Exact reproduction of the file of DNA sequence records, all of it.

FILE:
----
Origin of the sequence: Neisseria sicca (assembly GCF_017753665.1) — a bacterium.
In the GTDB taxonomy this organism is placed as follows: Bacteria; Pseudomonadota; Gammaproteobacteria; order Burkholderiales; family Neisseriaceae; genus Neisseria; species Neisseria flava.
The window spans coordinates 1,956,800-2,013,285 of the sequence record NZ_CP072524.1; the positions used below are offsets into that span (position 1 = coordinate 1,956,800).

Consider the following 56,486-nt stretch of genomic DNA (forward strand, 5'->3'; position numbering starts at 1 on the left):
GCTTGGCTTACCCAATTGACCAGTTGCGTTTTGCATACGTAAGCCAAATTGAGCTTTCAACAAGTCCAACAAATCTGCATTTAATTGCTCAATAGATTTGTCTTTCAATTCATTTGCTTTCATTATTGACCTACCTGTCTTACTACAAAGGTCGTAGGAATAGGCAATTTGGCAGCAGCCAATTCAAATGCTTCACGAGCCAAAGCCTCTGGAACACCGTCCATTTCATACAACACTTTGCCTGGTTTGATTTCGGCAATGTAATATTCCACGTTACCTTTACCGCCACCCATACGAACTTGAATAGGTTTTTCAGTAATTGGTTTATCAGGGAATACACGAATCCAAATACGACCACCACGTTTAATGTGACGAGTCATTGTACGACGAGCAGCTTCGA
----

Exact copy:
Origin of the sequence: Neisseria sicca (assembly GCF_017753665.1) — a bacterium.
In the GTDB taxonomy this organism is placed as follows: Bacteria; Pseudomonadota; Gammaproteobacteria; order Burkholderiales; family Neisseriaceae; genus Neisseria; species Neisseria flava.
The window spans coordinates 1,956,800-2,013,285 of the sequence record NZ_CP072524.1; the positions used below are offsets into that span (position 1 = coordinate 1,956,800).

Consider the following 56,486-nt stretch of genomic DNA (forward strand, 5'->3'; position numbering starts at 1 on the left):
GCTTGGCTTACCCAATTGACCAGTTGCGTTTTGCATACGTAAGCCAAATTGAGCTTTCAACAAGTCCAACAAATCTGCATTTAATTGCTCAATAGATTTGTCTTTCAATTCATTTGCTTTCATTATTGACCTACCTGTCTTACTACAAAGGTCGTAGGAATAGGCAATTTGGCAGCAGCCAATTCAAATGCTTCACGAGCCAAAGCCTCTGGAACACCGTCCATTTCATACAACACTTTGCCTGGTTTGATTTCGGCAATGTAATATTCCACGTTACCTTTACCGCCACCCATACGAACTTGAATAGGTTTTTCAGTAATTGGTTTATCAGGGAATACACGAATCCAAATACGACCACCACGTTTAATGTGACGAGTCATTGTACGACGAGCAGCTTCGA